|Major Groups > Boletes > Boletus innixus|
by Michael Kuo
Boring from above but gorgeous when flipped upside down, Boletus innixus features an eye-catching bright yellow, nonbruising pore surface. It has a tendency to grow in small clusters, and its stem is often swollen near the bottom, just above a small, tapering "root." Additional features important for identification include the fact that the cap is dry, the yellow basal mycelium, and fairly small spores (9–12 µm long). Aureoboletus auriporus is similar but features white basal mycelium and longer spores; additionally its cap is sticky when fresh, and its stem does not get swollen near the base. Aureoboletus viridiflavus features an olive cap, white basal mycelium, and longer spores.
"Aureoboletus innixus" is a name published in an online venue without peer review and without citing any support; as I argue elsewhere such names should not be used until they are supported by science. In this case several studies (Binder & Hibbett 2007, Nuhn and collaborators 2013, Zhang and collaborators 2019) have ostensibly provided support for placement of Boletus innixus in Aureoboletus, but the support is based on DNA sequences of specimens that were not reliably vouchered and saved in public herbaria, and are thus not available to researchers—making the experiment (the extraction of DNA) unrepeatable and, consequently, unscientific.
Ecology: Mycorrhizal with oaks and possibly with other hardwoods; growing gregariously, often in small clusters with fused bases; summer and fall; widely distributed in eastern North America from the northeast to the lower Midwest and the southeastern United States, through Texas into Mexico. The illustrated and described collections are from Illinois and Pennsylvania.
Cap: 3.5–9 cm; convex, becoming broadly convex; dry; bald; surface often becoming finely cracked and mosaic-like with age; brown to reddish brown; the margin with or without a tiny overhanging sterile portion.
Stem: 5–7.5 cm long; 1–1.5 cm thick; usually swollen near the base, just above a small tapered "root"; bald; smooth, or sometimes shallowly longitudinally ridged; not reticulate; dry, or slightly sticky when fresh; yellowish near the apex; dull brown to brown below; basal mycelium yellow.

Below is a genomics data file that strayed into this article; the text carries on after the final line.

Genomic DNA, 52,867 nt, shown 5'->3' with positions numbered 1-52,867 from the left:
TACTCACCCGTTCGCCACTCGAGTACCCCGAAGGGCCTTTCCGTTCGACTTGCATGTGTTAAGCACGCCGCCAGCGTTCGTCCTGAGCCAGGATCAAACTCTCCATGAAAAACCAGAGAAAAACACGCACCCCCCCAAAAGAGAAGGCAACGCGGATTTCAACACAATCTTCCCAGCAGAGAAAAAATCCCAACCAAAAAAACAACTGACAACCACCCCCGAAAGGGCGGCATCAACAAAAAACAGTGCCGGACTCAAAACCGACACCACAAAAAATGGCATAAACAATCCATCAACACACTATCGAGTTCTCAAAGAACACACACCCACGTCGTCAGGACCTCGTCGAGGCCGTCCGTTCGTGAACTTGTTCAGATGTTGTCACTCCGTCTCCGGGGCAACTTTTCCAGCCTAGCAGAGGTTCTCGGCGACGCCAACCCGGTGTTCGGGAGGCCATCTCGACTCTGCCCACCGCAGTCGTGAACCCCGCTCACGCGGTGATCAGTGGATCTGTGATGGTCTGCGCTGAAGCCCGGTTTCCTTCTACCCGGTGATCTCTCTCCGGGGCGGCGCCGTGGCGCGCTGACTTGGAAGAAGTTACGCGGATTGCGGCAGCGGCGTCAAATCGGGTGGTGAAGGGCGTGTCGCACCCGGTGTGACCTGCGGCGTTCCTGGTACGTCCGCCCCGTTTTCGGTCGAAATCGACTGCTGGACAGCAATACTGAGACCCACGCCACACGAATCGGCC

Flesh: Pale yellow; not changing on exposure.
Odor and Taste: Not distinctive.
Chemical Reactions: Ammonia pink to red on cap (occasionally green); negative on flesh. KOH red to dull orange on cap; dull orange on flesh. Iron salts negative to greenish gray on cap; negative to gray on flesh; dark olive on pore surface.
Spore Print: Olive.
Microscopic Features: Spores 9–12 x 4–5 µm; ellipsoid to subfusiform; smooth; hyaline to yellowish in KOH. Hymenial cystidia 30–50 x 7.5–12.5 µm; fusiform to lageniform; smooth; thin-walled; hyaline in KOH. Pileipellis a cutis or collapsing trichoderm; elements 5–10 µm wide, smooth, hyaline to yellow or golden in KOH; exserted terminal cells cylindric with rounded apices.
REFERENCES: Frost, 1874. (Snell & Dick, 1970; Smith & Thiers, 1971; Grund & Harrison, 1976; Both, 1993; Both, 1998; Bessette, Roody & Bessette, 2000; Roody, 2003; Binder & Hibbett, 2007; Binion et al., 2008; Klofac, 2010; Nuhn et al., 2013; Kuo & Methven, 2014; Baroni, 2017; Sturgeon, 2018; García-Jiménez et al., 2019; Zhang et al., 2019.) Herb. Kuo 08050308, 08280902, 07131403, 07201403, 08281903.
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Cite this page as:
Kuo, M. (2020, January). Boletus innixus. Retrieved from the MushroomExpert.Com Web site: http://www.mushroomexpert.com/boletus_innixus.html